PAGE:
An Interactive Applet powered by Sage and MathJax.

(By Alyssa Vorpahl and Prof. Gregory V. Bard)

Previously (here), we saw a brute-force method for solving the discrete logarithm problem. Here, we will see a vastly more efficient way to solve it, called the "Baby-Step/Giant-Step Algorithm".

Brute-forcing every possible exponent for the discrete logarithm problem will eventually reach the correct solution, but as the modulus p gets larger, it becomes less feasible to use that approach. As a result, brute-force isn't a threat to modern cryptographic methods. However, there are faster methods that can be used to solve the discrete log problem, one of which is the Baby-Step/Giant-Step algorithm.

To begin the algorithm, we find the square root of p, rounding any decimal up to the next integer, and store that as B. In other words, B = ceiling(sqrt(p)). We then calculate g^i mod p for each i such that 0 ≤ i < B, storing the pair (g^i, i) within a list, called listOne. We also calculate y*g^{-B*i} mod p for each i such that 0 ≤ i < B, storing the pair (y*g^{-B*i}, i) in a list, called listTwo.

Note, each entry in listOne is g times the previous entry in the list mod p, and these are the 'baby steps'. Similarly, each entry in listTwo is g^{-B} times the previous entry in the list mod p, and these are the 'giant steps'. For example, with g=2, p=101, and B=11, each entry in listOne is 2 times the previous entry, and each entry in listTwo is 83 times the previous entry (since 83 = 2^{-11} mod 101).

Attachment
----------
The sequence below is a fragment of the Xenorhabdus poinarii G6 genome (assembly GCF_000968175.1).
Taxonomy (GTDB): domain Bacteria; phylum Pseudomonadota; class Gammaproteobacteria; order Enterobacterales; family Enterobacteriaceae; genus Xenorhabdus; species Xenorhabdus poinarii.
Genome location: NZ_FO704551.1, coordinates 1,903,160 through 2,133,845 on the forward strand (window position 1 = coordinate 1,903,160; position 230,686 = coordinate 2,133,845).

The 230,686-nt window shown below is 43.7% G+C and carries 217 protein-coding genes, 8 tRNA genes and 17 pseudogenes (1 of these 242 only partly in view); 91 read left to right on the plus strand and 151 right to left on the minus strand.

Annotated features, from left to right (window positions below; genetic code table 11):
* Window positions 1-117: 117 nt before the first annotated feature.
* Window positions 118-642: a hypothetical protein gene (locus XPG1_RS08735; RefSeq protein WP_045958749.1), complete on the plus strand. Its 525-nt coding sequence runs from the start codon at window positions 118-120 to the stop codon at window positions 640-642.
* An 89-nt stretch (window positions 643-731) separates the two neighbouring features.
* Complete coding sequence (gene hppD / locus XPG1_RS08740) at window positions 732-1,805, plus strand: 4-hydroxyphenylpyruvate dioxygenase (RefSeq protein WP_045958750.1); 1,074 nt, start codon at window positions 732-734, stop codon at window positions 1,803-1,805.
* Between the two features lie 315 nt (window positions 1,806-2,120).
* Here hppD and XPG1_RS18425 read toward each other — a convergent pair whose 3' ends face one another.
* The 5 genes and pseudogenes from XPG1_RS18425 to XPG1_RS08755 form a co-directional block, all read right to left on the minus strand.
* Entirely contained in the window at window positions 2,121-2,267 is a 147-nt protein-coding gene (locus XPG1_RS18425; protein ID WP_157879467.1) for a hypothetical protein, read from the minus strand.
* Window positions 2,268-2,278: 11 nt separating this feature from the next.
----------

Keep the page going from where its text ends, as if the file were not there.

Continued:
We then sort the two lists in ascending order based on g^{i} and y*g^{-B*i}, respectively. Once the lists are sorted, we compare the lists to see if there is a match between the first entry of the ordered pairs. Such a pair would look like (g^{j}, j) and (y*g^{-B*k}, k) for some j and k, with g^{j} = y*g^{-B*k} mod p. If a match is found, we extract the paired j and k for those values.

Such a pair has g^{j} = y*g^{-B*k}, which means g^{j}*g^{B*k} = y. Since a^{b}*a^{c} = a^{b+c}, we have g^{j+B*k} = y. This means that x = j+b*k and g^{x} = y. We return j+B*k as the discrete logarithm (base g) of y in the group G.

Despite being a more complicated process than simply checking each possible x value (brute force), this algorithm is much faster. Brute force has algorithmic complexity of O(p), whereas this algorithm has complexity O(B*log(B)), because the longest step is sorting the two lists. This is equivalent to O(sqrt(p)*log(p)), since B = ceil(sqrt(p)) and log(B) = log(sqrt(p)) = log(p)/2.

To be explicit, for p roughly equal to one trillion, brute force would require one trillion modular exponentiations. The Baby-Step/Giant-Step Algorithm requires B roughly equal to one million, so two million modular exponentiations (one million per list), and forty million comparisons (twenty million per list). Note that while it is faster, it's still not fast enough to threaten modern cryptographic methods.

Once you load the applet, there will be 3 sliders: one to control the desired y value, one to control the modulus for the group G = Z_{p}, and one to control the generator g. Once all of the initial conditions are verified (the modulus must be a prime, g must generate Z_{p}, and y must < p) to ensure that the discrete logarithm problem has a solution.

Once that has been verified, the app will calculate sqrt(p) as B, then calculate listOne and listTwo, as well as sort them. It will then compare the values in each list until it finds a match, then return x = j+k*B such that g^{x} = y mod p

Last modified by Alyssa Vorpahl on December 16th, 2018. Prof. Bard updated it to Python 3 and added the output of both lists on April 7th, 2020.